On Sunday I was reading Sundarapāṇḍya’s Nītidviṣaṣṭika, an interesting collection of āryā verses on the subject of nīti (something like: how to act in the world), and later on caught up (very belatedly) on part of the debate occasioned by Garfield and Van Norden’s piece in the New York Times. This experience triggered two thoughts.
- Surely the Nītidviṣaṣṭika, and the whole ocean of nīti-oriented verses that it floats in, is precisely what the defenders of the Eurocentric status quo in academic philosophy want to keep out, for a whole host of reasons. It is, first of all, in the wrong tradition, since it’s not a “footnote to Plato.” (I’m referring not to Whitehead but to Nicholas Tampio.) It’s in the wrong genre, since it’s not an essay or a dialogue but a collection of epigrammatic subhāṣitas. It’s not argumentative, in the sense of debating positions, but presents its advice as settled conclusions. It is conceptually light, in the sense that it never fully articulates what is meant by the key concepts it invokes—guṇas, doṣas, sajjana, durjana, and so on. So maybe all of the defenders of the Eurocentric status quo, like Anthony Flew, Nicholas Tampio, and some of the others who chimed in in response to Garfield and Van Norden’s piece, are accidentally right when it comes to the exclusion of a vast domain of Indian ethical thought. Accidentally, of course, because most of them have never read a word of Indian nīti literature.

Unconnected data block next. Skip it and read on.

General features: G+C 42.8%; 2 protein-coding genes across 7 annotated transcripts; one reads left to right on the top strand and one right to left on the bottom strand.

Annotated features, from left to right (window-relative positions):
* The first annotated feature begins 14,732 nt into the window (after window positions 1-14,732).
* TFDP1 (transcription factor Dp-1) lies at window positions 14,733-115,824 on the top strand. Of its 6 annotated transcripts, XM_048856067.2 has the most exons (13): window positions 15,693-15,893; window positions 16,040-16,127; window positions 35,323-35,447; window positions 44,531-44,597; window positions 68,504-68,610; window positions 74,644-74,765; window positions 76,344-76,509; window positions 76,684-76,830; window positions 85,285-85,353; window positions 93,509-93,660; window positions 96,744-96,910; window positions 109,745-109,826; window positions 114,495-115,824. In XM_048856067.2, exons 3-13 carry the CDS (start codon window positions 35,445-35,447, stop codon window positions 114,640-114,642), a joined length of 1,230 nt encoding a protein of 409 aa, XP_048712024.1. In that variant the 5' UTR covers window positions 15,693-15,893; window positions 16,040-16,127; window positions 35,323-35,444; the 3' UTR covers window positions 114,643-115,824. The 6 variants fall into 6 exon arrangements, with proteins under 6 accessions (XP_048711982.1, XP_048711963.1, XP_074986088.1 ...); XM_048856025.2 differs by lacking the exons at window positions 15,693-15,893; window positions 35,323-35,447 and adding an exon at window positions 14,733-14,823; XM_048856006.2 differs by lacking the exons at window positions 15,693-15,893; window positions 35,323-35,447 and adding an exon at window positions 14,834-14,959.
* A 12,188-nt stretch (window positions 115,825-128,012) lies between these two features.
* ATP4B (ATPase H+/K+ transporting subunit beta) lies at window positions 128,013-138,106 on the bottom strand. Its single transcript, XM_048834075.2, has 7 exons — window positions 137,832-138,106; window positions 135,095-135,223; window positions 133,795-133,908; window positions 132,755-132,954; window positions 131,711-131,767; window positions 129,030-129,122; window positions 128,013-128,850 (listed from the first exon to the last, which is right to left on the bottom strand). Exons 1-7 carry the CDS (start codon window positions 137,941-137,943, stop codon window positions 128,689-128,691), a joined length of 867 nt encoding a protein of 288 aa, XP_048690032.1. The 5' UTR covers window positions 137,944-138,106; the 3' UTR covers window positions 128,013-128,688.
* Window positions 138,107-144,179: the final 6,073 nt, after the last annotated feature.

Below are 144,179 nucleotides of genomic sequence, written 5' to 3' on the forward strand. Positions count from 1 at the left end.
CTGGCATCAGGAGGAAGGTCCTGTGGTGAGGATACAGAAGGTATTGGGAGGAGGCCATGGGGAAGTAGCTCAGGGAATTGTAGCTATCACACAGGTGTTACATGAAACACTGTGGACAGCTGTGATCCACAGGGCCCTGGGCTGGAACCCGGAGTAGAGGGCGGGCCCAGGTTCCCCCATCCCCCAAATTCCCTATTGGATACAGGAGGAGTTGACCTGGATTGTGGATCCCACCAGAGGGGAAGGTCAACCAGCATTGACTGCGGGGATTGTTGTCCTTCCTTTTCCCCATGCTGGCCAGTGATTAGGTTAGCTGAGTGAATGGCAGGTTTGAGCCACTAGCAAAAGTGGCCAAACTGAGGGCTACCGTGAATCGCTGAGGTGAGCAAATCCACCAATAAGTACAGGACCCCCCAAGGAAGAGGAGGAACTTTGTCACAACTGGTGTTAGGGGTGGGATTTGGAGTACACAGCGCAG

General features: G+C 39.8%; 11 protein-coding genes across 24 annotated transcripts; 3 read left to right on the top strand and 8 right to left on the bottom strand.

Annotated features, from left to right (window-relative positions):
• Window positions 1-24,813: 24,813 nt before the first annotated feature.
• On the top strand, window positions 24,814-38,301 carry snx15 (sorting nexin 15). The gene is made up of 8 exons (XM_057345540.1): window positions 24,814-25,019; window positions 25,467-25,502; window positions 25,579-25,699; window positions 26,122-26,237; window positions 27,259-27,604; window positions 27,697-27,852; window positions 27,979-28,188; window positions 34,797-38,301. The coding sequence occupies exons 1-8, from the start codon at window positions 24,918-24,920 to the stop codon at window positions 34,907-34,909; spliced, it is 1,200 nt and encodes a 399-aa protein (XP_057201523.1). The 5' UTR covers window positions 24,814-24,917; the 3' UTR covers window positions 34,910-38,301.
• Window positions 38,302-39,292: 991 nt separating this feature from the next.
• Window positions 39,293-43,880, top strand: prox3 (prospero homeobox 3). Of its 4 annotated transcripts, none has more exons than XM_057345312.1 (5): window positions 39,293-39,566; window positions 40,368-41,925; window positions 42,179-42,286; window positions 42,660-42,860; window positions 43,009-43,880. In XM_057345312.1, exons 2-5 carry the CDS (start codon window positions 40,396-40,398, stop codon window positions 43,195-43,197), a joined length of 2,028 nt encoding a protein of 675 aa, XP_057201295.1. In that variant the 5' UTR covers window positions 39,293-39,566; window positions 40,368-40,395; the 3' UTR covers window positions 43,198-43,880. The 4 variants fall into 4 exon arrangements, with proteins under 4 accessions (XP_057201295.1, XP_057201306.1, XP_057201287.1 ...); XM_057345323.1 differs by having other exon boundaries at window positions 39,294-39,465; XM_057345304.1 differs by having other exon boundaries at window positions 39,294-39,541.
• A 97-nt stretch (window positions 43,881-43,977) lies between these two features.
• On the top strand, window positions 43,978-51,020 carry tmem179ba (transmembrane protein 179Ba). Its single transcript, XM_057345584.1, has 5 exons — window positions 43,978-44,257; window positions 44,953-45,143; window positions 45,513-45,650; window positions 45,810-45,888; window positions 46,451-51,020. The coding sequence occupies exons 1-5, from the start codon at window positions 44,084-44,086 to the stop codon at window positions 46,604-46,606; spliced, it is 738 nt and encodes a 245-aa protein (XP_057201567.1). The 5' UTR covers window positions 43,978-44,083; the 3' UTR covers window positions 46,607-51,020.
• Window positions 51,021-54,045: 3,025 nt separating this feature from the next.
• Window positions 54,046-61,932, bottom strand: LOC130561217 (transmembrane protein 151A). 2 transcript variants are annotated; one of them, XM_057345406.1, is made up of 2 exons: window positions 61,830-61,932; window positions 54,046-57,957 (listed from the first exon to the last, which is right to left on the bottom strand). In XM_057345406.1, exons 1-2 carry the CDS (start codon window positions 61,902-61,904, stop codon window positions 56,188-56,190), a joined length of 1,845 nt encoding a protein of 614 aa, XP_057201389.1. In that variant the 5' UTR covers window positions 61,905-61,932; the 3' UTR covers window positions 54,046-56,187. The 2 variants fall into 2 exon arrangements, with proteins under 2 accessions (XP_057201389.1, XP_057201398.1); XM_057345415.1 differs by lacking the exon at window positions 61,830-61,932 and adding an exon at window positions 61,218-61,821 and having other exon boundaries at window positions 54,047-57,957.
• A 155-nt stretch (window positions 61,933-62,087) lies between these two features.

Then I thought: Wait a minute. There is plenty of thoughtful scholarship (see two examples below) that looks at Indian nīti literature as representing a vibrant tradition of thought about fundamental ethical questions, rather than as a pile of unphilosophical banalities. One direction that this rehabilitation has taken (in van den Bossche and Mortier) is reading it as “virtue ethics,” an approach that has been associated mostly with neo-Aristotelians like Alasdair MacIntyre. Another direction (represented by Daud Ali) reads it in broadly Foucauldian terms, as concerned with the formation of ethical subjects. Now I don’t really know whether either of these directions are taken seriously by philosophers stricto sensu; I would guess that the people arguing most strongly for restricting the definition of philosophy to what philosophy professors in Europe and America currently do might see these directions as passing (or past) fads. But I think that Daud Ali makes a very important point in emphasizing the use of nīti-type verses. These verses were written to be recited at the right moment (avasare), in situationally-appropriate contexts, and discussed with others. They were “diacritics” of ethical life. Rather than seeing them as unsystematic or insufficiently theorized, we can see them as one part of a comprehensive and coherent ethical system.